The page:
Consumer-driven technology innovations are transforming travel behavior. However, travel suppliers are still struggling to grasp their customers’ desires regarding mobile…

Abstract

Purpose

Consumer-driven technology innovations are transforming travel behavior. However, travel suppliers are still struggling to grasp their customers’ desires regarding mobile device usage in travel and also face other barriers. This paper aims to take a two-pronged approach to identify the gap between what travelers would like to do on mobile devices and what suppliers currently offer and to provide insights from technology industry experts on future trends.

Design/methodology/approach

This paper uses two exploratory studies: a consumer survey to understand travelers’ needs and wants regarding mobile devices and a qualitative study to learn more about how travel suppliers are responding and to identify barriers. Statistical techniques include ANOVA tests to identify individual differences and factor analyses to discover patterns in the data.

Findings

Consumers would like to do more on mobile devices than is currently available; therefore, industry providers must be more forward-thinking with technology development and overcome the barriers identified in this paper.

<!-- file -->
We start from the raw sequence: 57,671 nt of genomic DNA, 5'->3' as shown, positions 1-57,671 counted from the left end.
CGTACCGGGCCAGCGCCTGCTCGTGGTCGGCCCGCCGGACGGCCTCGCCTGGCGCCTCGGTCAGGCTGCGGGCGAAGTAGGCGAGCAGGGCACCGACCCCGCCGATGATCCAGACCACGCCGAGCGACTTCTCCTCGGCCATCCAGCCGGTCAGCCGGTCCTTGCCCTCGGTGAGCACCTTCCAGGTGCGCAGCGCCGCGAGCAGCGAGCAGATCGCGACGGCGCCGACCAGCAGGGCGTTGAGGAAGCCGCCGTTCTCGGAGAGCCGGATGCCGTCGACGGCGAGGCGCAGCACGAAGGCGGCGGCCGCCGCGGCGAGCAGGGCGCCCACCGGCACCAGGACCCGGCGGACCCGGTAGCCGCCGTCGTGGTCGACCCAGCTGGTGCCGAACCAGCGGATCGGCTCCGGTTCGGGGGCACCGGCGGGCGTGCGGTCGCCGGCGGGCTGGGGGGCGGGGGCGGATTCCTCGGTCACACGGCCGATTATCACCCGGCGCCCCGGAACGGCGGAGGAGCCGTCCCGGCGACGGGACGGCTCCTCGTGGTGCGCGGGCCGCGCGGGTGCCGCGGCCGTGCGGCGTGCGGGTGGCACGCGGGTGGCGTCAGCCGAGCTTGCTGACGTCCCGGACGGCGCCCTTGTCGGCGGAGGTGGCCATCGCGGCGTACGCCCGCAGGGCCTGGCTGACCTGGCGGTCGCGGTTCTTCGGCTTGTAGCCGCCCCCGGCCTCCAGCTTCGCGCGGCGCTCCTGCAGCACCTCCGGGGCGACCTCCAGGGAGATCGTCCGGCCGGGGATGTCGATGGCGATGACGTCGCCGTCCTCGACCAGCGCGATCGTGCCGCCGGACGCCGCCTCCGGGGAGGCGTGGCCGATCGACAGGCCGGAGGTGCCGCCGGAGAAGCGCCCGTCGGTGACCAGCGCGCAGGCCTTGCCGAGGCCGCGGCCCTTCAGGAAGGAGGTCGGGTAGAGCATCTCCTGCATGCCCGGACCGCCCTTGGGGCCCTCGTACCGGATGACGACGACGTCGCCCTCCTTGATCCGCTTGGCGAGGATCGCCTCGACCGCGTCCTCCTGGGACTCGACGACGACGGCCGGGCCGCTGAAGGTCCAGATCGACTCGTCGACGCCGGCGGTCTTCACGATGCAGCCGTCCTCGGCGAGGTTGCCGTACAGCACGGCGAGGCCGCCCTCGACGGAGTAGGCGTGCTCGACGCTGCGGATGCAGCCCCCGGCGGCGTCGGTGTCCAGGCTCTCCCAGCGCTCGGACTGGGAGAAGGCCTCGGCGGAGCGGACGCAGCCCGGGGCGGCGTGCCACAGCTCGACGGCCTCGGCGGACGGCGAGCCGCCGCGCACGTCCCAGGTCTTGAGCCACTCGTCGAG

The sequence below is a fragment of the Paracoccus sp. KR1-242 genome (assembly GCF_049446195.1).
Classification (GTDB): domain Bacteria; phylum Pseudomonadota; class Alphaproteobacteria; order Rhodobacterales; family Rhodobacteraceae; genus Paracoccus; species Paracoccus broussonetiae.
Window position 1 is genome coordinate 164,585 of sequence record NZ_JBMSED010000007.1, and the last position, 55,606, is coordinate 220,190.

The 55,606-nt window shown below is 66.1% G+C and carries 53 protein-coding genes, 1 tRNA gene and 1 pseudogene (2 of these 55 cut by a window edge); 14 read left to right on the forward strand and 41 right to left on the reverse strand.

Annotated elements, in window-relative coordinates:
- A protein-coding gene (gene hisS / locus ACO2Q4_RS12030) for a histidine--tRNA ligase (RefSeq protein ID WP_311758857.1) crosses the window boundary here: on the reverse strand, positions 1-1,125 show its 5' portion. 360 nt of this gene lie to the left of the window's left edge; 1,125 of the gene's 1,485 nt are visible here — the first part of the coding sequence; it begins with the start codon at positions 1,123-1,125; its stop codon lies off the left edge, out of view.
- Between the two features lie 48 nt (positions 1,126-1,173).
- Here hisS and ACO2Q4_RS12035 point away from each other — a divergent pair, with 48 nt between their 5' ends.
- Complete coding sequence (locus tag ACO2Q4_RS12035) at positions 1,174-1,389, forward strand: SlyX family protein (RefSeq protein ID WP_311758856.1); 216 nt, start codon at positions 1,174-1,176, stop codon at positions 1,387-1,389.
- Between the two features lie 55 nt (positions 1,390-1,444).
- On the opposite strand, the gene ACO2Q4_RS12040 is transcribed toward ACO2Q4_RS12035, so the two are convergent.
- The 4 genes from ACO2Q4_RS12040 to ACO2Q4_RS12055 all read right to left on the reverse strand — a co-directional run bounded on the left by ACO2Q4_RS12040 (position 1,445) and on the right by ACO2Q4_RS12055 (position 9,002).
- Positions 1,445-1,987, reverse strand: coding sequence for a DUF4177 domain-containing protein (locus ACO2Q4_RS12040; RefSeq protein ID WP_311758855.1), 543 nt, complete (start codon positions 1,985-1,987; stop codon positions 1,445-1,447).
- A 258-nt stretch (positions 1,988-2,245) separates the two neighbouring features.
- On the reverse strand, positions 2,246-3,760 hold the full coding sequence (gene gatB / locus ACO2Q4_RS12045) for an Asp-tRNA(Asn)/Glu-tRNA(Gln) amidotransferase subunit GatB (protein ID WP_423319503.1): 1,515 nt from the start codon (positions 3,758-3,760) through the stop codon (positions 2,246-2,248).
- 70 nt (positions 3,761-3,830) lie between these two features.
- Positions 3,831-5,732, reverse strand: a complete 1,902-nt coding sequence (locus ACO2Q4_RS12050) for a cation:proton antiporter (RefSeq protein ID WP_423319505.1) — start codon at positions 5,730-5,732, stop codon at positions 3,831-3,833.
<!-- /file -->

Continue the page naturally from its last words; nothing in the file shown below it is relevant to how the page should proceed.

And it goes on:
Research limitations/implications

Given the limitations to existing supplier offerings and capabilities, travelers were asked what they would like to do on mobile devices. Although marketing and technology personnel from various companies were interviewed, other perspectives exist.

Originality/value

This paper contributes to the technology adoption and service-supplier innovation literatures by helping mobile technology service providers in the travel industry better understand and bridge the supplier-user gap. Suggestions to close this gap and predictions from technology industry experts are included to direct future actions.

Details

International Journal of Contemporary Hospitality Management, vol. 31 no. 2
Type: Research Article
ISSN: 0959-6119

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Article
Publication date: 11 October 2019

Craig Randall and Eric B. Dent

Early works in strategic management described strategy process and were quickly followed by a plethora of strategy content articles focusing on tools, theories, frameworks…

Abstract

Purpose

Early works in strategic management described strategy process and were quickly followed by a plethora of strategy content articles focusing on tools, theories, frameworks and models for use in strategizing. Subsequently, strategy research and pedagogy diverged along these lines and the two streams have not been satisfactorily reconciled. As the process incorporates content and content requires process, this paper seeks to answer the question; can some relational consistency and historical reconciliation be developed? The purpose of this paper is to propose a process/content interrelation and a generic model of strategizing.

Design/methodology/approach